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The Unofficial Top Five Notre Dame Coaching Prospects

SAN DIEGO, CA - DECEMBER 23:  Head Coach Chris Petersen of the Boise State Broncos meets Heads Coach Gary Patterson of TCU Horned Frogs after the Horned Frogs 17-16 win over the Broncos during the San Diego County Credit Union Poinsettia Bowl at Qualcomm Stadium on December 23, 2008 in San Diego, California. (Photo by Donald Miralle/Getty Images)
Donald Miralle/Getty Images
Jim CowanCorrespondent INovember 9, 2009

At this point every single living Notre Dame fan has contemplated the football program's future and who should replace Coach Weis. I suspect there are even a few turning over in their graves turning at the recent loss to Navy. No coach since the Kuharich experiment has lost to Navy...not even once, let alone twice!

Let us say that Weis is released at the end of this season. I'd support shipping him up Lake Michigan right now and punting the rest of the season, but that's an admittedly irrational personal opinion. The way I see it, at least when they get their asses kicked by Pitt and Stanford they'll have the interim coach excuse.

Either way, I wish I could say I'm breaking new ground here, but I cannot. Like I said, we've all thought about who would be best to fill the enormous shoes as head football coach at the University of Notre Dame. I've come up with my five top candidates, assuming they would leave their respective jobs of course.

Let me first say, I am not a fan of inter-league coaching moves, a la NFL coaches to NCAA and vice-versa. For the most part, save Pete Carroll and a few others, it is a failure. With the exception of Bill Cowher, I would not support another NFL to Notre Dame coaching move right now.

Here you go:

Kyle Whittingham, Utah

Replaced Urban Meyer as head coach at Utah and has a 45-15 record in his fifth season. He's been at Utah as a defensive line coach and defensive coordinator for most of his career and coached the Utes to an undefeated season in 2008.

Brian Kelly, Cincy

In his fourth season as head coach of Cincinnati and has a 31-6 record there. But his totals as head coach are now 168-57-2. He has one Big East title, contending for a second, one division title with Central Michigan, six division titles, and two national championships with Grand Valley State. An undefeated season this year could land the Bearcats in the BCS National Championship game.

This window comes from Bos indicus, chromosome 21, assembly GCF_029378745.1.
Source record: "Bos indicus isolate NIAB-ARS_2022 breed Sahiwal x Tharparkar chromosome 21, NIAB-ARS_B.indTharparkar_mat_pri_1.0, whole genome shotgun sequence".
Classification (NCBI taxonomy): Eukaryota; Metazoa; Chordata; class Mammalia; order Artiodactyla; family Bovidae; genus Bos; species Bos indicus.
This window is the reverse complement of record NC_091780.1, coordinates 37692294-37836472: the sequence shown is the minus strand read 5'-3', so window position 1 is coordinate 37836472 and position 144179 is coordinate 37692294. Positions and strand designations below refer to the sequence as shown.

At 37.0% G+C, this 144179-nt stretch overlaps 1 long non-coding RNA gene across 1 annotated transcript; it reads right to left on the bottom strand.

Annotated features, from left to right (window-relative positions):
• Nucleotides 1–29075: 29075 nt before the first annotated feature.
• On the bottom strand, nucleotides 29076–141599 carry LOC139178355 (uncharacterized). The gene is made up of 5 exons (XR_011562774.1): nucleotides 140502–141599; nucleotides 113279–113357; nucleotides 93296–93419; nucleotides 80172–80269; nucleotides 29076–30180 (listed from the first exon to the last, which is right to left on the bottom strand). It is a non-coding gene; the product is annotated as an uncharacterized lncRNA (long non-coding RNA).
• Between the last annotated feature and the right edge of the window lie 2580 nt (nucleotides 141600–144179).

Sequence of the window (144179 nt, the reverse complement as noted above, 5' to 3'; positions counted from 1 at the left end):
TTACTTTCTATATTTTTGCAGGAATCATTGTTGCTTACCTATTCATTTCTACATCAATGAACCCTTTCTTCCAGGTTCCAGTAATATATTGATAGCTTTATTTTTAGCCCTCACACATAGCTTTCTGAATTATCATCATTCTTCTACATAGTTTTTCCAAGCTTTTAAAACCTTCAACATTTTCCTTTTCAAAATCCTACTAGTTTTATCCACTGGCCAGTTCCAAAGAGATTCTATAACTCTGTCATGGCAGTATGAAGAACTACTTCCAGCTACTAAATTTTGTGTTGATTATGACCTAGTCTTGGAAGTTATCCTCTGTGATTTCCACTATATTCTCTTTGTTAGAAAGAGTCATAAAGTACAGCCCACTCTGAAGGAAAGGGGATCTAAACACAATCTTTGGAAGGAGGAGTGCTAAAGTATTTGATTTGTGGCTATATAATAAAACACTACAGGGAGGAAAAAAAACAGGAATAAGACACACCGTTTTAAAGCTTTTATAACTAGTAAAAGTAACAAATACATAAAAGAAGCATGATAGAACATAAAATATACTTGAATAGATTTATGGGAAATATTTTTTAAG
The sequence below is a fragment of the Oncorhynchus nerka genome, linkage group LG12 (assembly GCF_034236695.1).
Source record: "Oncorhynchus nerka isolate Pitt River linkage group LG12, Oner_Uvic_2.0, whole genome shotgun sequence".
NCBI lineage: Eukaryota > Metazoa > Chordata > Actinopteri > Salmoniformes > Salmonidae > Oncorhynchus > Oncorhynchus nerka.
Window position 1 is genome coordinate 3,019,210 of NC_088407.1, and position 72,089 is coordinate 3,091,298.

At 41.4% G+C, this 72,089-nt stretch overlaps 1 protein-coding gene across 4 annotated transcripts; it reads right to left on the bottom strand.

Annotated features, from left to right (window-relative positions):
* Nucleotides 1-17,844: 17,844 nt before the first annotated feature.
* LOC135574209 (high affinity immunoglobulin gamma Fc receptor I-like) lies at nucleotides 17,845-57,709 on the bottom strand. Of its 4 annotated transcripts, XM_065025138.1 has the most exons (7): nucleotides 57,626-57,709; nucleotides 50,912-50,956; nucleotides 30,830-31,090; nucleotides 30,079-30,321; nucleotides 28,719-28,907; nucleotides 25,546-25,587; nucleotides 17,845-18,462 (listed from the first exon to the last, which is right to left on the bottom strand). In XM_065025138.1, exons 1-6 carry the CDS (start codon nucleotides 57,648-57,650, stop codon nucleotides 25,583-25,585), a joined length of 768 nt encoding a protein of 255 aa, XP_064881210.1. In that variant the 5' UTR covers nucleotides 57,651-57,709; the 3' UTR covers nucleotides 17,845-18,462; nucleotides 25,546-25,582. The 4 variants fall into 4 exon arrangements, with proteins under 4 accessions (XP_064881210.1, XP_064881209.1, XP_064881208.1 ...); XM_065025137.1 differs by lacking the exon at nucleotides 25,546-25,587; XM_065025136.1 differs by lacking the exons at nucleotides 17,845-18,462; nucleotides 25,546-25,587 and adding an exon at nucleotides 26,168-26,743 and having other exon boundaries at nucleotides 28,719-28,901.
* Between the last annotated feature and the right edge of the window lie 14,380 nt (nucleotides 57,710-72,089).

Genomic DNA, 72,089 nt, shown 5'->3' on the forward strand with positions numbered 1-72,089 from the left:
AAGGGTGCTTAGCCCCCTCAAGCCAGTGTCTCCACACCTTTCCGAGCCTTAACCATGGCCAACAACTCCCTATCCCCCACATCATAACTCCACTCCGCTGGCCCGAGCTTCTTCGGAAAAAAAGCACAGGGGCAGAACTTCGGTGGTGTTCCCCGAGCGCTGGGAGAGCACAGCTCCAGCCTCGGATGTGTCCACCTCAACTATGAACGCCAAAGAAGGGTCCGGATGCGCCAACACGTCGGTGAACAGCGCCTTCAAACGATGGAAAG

Gary Patterson, TCU

He has coached the Horned Frogs to an 80-27 record in his 10th season. I believe he is the only head coach who can say he's coached three separate conference winners, all with the same school certainly. One WAC, one Conference USA, and one Mountain West Conference title and will pretty much coach for a second this week. He's got TCU at No. 4 in the country as I type this.

Chris Petersen, Boise State

Certainly the best coaching record out of my five here at 44-4 in his fourth season. The Broncos are on their way to a second undefeated season under Petersen, the first in 2006 of course ending with the BCS win over Oklahoma. They are also playing for their third WAC title in his four years as well.

Personally, this choice is very intriguing and is probably my top choice. The only thing I would say is that he can be conservative at times where opening up the play book a bit would be warranted. That point can be countered, though, with the simple fact that they are a damned good football team and don't really need to be loose with the play calling.

Bronco Mendenhall, BYU

Maybe a bit of a sleeper here but he's coached the Cougars to a 44-15 record in his fifth season at the helm. He's probably the most uncontested as far has head coaching goes, but I think he's done a hell of a job in a tough spot like BYU. They are on their way to a fourth consecutive 10-win season and will contend for the third Mountain West Conference title this season under Mendenhall.

As you can see, I'm in the Midwest box here as far as my coaching candidates go. That was unintentional. I purposely left off the Urban Meyer and Nick Saban type coaches because, while I believe they come in and provide proven credentials and instant wins, I don't see them as either truly available or long term candidates.

Looking back in Notre Dame's coaching history, many choices have been unconventional, dark-horse types. Many have panned out to be hall of fame coaches, some have faltered.

Either way you flip that coin, this regime is on its last leg...and it's one that John Ryan buckled a season ago. I'll open this up as many other articles have thus far: Who are your top candidates?

Where can I comment?

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